The problem can be circumvented by searching for a contact through Google voice search, but this method was cumbersome and ineffective for me. I found a way out by creating separate shortcuts and contact folders on the desktops for organizing quick access.
It will not hurt the manufacturer to process the P780 for signatures of the most frequently used buttons, for example, searching for a subscriber and creating a new contact in the phone book, searching for and creating new SMS in messages, filtering calls by SIM cards in the journal, and attachment buttons in creating a message. For me personally, signing the control buttons for the FM radio and voice recorder would have to go to the court.
In working with social networks, the Lenovo P780 was generally friendly for the blind and much faster to use than the button predecessors. However, there is something to improve. For example, on Twitter you need to sign the menu buttons: “Main”, “Notifications”, “In the know” and “Me”. There are some oddities in the keyboard when creating a new tweet. For example, when you hover your finger over a symbol, it is voiced, and when you enter it by tearing your finger off, the smartphone is silent. With a character-by-character removal, the device calls only Latin letters, but for some reason does not respond to Russians. A tweet prepared for sending is not read on the screen. You have to rely on intuition, because the text of a tweet can be read only after its publication. VKontakte in this sense works almost flawlessly. Here, the editing window is implemented by analogy with SMS, there are no problems with the voice acting of the entered, entered and deleted text.
All the charm of Android is in the wealth of choice of external applications, among which the blind owner can always find more affordable ones. To the “Play-music” music application, I preferred a more intuitive player, mounted in Total Commander, and the built-in browser, the available “fire fox”. I have not yet chosen a suitable e-mail client. In the embedded application, headers of letters were available, but the contents of the message body, unfortunately, are not readable.
Two sides of the same coin
The Lenovo P780 made a double impression on me. Tactile attractiveness close to ideal, excellent technical capabilities, stability in work, wide functionality of Android are, of course, a positive side of my impressions. She never ceases to rejoice daily. The other side is the lack of accessibility “out of the box”, the functionality of accessibility features cut off and blurred by the settings, the unfriendliness of the native launcher, an unworked algorithm for accessing the basic functions of calls and messages, unsigned or torn off button signatures. All this interferes with everyday use, makes you fight, act intuitively, find workarounds and, of course, significantly lubricates the holistic experience of this wonderful model.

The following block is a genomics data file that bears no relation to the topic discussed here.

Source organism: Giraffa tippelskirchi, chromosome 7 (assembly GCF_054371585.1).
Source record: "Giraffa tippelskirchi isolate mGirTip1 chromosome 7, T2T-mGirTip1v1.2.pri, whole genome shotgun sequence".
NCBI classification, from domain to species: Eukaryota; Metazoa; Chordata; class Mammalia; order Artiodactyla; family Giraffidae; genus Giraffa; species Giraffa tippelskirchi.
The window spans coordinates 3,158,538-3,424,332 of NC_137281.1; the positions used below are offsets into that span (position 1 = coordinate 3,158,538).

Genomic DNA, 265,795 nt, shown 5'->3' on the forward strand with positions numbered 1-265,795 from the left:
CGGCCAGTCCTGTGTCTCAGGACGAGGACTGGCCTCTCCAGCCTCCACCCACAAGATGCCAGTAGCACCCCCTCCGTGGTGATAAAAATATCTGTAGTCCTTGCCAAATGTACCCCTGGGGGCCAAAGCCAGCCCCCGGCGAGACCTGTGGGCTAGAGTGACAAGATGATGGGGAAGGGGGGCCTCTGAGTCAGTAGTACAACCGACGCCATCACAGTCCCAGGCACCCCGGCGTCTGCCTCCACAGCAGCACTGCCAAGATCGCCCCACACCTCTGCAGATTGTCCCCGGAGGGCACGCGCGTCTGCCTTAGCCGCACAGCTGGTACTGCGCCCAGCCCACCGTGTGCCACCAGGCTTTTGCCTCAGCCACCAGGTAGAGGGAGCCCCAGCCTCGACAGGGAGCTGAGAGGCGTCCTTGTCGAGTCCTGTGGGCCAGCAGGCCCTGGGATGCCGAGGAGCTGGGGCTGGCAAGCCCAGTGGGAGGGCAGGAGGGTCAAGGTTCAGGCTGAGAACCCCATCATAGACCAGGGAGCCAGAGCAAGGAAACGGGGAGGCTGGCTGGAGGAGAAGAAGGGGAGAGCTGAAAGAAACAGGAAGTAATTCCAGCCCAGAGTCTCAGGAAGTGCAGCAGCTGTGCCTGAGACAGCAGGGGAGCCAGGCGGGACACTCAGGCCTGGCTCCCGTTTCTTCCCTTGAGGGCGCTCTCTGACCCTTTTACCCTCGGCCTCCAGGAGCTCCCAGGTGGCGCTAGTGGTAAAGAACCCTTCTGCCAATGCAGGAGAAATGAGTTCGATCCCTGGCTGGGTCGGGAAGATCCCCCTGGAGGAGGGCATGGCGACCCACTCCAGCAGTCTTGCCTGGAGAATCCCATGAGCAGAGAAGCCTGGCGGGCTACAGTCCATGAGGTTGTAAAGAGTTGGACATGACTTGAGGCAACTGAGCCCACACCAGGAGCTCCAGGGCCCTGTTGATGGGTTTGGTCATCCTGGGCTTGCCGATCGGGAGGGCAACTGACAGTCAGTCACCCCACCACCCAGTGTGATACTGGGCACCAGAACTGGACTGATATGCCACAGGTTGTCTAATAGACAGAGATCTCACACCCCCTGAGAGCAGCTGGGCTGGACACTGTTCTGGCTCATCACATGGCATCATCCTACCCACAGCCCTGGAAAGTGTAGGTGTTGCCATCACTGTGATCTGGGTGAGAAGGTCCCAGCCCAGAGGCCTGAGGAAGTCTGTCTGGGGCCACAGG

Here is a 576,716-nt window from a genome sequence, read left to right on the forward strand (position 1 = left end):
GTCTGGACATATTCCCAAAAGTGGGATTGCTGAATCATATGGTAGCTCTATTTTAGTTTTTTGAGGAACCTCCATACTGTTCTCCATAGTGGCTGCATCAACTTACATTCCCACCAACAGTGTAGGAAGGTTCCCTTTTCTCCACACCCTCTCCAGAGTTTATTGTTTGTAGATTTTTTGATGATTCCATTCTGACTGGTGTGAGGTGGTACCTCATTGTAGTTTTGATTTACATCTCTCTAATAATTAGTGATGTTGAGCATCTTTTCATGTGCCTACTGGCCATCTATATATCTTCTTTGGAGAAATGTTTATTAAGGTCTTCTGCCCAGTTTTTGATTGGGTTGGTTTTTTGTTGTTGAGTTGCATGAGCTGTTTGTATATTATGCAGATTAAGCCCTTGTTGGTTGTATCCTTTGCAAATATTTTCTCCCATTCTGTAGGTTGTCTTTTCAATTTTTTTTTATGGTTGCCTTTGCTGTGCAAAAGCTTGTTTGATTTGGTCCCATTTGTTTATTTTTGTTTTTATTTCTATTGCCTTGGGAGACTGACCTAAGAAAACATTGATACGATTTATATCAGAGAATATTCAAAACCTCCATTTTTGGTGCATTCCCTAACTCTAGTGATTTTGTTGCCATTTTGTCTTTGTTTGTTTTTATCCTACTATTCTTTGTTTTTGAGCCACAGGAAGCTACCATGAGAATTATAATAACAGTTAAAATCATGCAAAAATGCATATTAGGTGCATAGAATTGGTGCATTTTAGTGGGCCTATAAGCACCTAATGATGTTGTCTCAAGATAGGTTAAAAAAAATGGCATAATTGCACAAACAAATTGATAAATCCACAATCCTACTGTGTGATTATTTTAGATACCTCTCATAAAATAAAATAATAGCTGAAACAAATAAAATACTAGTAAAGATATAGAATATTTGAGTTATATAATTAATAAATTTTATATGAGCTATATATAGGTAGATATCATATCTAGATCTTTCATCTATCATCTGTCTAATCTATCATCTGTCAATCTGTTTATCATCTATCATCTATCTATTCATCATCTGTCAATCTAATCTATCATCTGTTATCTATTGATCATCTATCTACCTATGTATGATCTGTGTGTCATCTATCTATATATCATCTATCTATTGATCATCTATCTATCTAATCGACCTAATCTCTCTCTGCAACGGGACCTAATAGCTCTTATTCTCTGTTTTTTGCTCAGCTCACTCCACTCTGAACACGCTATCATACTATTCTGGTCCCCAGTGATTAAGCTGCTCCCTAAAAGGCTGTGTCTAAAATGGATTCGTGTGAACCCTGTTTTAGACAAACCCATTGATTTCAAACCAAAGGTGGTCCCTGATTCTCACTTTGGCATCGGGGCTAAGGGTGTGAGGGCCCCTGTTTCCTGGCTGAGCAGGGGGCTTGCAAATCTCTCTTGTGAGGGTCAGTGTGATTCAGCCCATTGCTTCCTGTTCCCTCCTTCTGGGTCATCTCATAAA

I admit that some of the shortcomings should be put on the look of OS Android itself, which, as they say, is still somewhat behind iOS for accessibility for the blind. If the information about the upcoming system update for this device right up to version 4.4 is correct, then a number of problems can be removed by self-signing buttons. At the time of writing, an update to my gadget has not yet arrived. I look forward to it.
Lenovo P780, at least, deserves the close attention of blind users, especially those who love and know how to adapt their environment with their own hands. For those who are used to getting ready-made perfect solutions, I advise you to wait until Lenovo consciously takes up the implementation of the special features of the operating system, the availability of the shell and the applications used.
Pros for the blind:
- capacious battery;
- stable work;
- productive processor;
- fast GPS;
- large screen;
- two sim cards;
- quality of materials and assembly;
- smart answer;
- end the conversation with the power button;
- auto-adjustment of ringtone volume;
- location of touch buttons below the screen;
- accessibility and clarity of phone settings;
- a large selection of paid and free speech synthesizers;
- an abundance of third-party applications;
- high speed and convenience of Internet surfing;
- accessibility of social networks.
Cons for the blind:
- difficulty controlling one hand;
- dependence on headphones in noisy places;
- difficulty in calling an additional telephone keypad during a call;
- self-unlocking in a trouser pocket;
- Inaccessibility “out of the box” (lack of a pre-installed Talk Back);
- truncated and scattered over the settings functionality of accessibility features;
- Departure of any third-party speech synthesizers when connecting a USB cable;
- the unfriendly shell of Lenovo Launcher;
- insufficient elaboration of the phone / journal / message linking algorithm;
- unsigned and torn off signatures buttons in the notification panel and some applications;
- lack of voice search in the contact manager.
Editorial w3bsit3-dns.com thanks Ilya Lebedev for the review provided. For most of us, a similar point of view on "habitual" The device is far and inaccessible. We are sincerely grateful for the opportunity to get a new experience.